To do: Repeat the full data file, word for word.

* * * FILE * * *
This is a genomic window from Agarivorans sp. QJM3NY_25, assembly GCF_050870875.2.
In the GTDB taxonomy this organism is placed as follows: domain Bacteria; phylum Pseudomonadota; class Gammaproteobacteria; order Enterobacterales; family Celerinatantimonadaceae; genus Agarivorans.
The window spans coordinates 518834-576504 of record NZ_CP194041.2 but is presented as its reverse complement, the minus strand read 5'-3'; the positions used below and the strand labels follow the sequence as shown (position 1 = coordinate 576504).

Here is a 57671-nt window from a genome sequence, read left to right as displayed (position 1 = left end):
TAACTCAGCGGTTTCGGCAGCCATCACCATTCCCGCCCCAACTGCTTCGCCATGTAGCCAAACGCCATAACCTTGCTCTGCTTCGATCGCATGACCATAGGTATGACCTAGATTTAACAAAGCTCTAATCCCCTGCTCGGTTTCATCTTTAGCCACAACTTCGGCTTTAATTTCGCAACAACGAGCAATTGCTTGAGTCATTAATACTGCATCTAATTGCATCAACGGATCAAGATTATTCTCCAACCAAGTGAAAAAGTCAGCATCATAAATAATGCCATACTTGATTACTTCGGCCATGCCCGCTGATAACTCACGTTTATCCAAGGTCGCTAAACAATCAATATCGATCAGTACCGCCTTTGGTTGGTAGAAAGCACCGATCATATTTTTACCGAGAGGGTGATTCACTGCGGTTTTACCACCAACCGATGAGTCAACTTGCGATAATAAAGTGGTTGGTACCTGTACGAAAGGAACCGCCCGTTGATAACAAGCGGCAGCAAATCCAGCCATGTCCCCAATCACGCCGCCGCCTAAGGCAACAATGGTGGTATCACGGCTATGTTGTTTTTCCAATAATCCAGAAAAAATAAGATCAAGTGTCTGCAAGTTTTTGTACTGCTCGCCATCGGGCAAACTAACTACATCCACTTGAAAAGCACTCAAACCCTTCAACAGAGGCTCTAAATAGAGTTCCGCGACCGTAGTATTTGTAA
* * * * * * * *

This is a genomic window from Agarivorans sp. QJM3NY_25, assembly GCF_050870875.2.
In the GTDB taxonomy this organism is placed as follows: domain Bacteria; phylum Pseudomonadota; class Gammaproteobacteria; order Enterobacterales; family Celerinatantimonadaceae; genus Agarivorans.
The window spans coordinates 518834-576504 of record NZ_CP194041.2 but is presented as its reverse complement, the minus strand read 5'-3'; the positions used below and the strand labels follow the sequence as shown (position 1 = coordinate 576504).

Here is a 57671-nt window from a genome sequence, read left to right as displayed (position 1 = left end):
TAACTCAGCGGTTTCGGCAGCCATCACCATTCCCGCCCCAACTGCTTCGCCATGTAGCCAAACGCCATAACCTTGCTCTGCTTCGATCGCATGACCATAGGTATGACCTAGATTTAACAAAGCTCTAATCCCCTGCTCGGTTTCATCTTTAGCCACAACTTCGGCTTTAATTTCGCAACAACGAGCAATTGCTTGAGTCATTAATACTGCATCTAATTGCATCAACGGATCAAGATTATTCTCCAACCAAGTGAAAAAGTCAGCATCATAAATAATGCCATACTTGATTACTTCGGCCATGCCCGCTGATAACTCACGTTTATCCAAGGTCGCTAAACAATCAATATCGATCAGTACCGCCTTTGGTTGGTAGAAAGCACCGATCATATTTTTACCGAGAGGGTGATTCACTGCGGTTTTACCACCAACCGATGAGTCAACTTGCGATAATAAAGTGGTTGGTACCTGTACGAAAGGAACCGCCCGTTGATAACAAGCGGCAGCAAATCCAGCCATGTCCCCAATCACGCCGCCGCCTAAGGCAACAATGGTGGTATCACGGCTATGTTGTTTTTCCAATAATCCAGAAAAAATAAGATCAAGTGTCTGCAAGTTTTTGTACTGCTCGCCATCGGGCAAACTAACTACATCCACTTGAAAAGCACTCAAACCCTTCAACAGAGGCTCTAAATAGAGTTCCGCGACCGTAGTATTTGTAA